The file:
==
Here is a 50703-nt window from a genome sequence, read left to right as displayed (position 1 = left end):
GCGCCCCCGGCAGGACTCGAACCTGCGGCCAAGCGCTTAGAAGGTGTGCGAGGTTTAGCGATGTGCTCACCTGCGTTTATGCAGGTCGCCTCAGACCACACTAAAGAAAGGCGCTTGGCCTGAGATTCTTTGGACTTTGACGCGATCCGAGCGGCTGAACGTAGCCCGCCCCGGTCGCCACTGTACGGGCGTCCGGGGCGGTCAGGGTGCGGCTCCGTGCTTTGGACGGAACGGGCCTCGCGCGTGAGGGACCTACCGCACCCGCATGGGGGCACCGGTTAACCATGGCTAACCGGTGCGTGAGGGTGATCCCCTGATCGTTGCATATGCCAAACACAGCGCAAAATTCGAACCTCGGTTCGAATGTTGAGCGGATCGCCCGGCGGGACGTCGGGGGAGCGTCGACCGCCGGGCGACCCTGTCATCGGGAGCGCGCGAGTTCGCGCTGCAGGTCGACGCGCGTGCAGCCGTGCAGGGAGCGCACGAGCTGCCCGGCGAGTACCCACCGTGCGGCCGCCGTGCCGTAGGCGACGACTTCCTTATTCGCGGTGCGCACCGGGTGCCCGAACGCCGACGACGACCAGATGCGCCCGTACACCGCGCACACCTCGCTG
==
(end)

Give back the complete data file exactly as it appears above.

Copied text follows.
Here is a 50703-nt window from a genome sequence, read left to right as displayed (position 1 = left end):
GCGCCCCCGGCAGGACTCGAACCTGCGGCCAAGCGCTTAGAAGGTGTGCGAGGTTTAGCGATGTGCTCACCTGCGTTTATGCAGGTCGCCTCAGACCACACTAAAGAAAGGCGCTTGGCCTGAGATTCTTTGGACTTTGACGCGATCCGAGCGGCTGAACGTAGCCCGCCCCGGTCGCCACTGTACGGGCGTCCGGGGCGGTCAGGGTGCGGCTCCGTGCTTTGGACGGAACGGGCCTCGCGCGTGAGGGACCTACCGCACCCGCATGGGGGCACCGGTTAACCATGGCTAACCGGTGCGTGAGGGTGATCCCCTGATCGTTGCATATGCCAAACACAGCGCAAAATTCGAACCTCGGTTCGAATGTTGAGCGGATCGCCCGGCGGGACGTCGGGGGAGCGTCGACCGCCGGGCGACCCTGTCATCGGGAGCGCGCGAGTTCGCGCTGCAGGTCGACGCGCGTGCAGCCGTGCAGGGAGCGCACGAGCTGCCCGGCGAGTACCCACCGTGCGGCCGCCGTGCCGTAGGCGACGACTTCCTTATTCGCGGTGCGCACCGGGTGCCCGAACGCCGACGACGACCAGATGCGCCCGTACACCGCGCACACCTCGCTG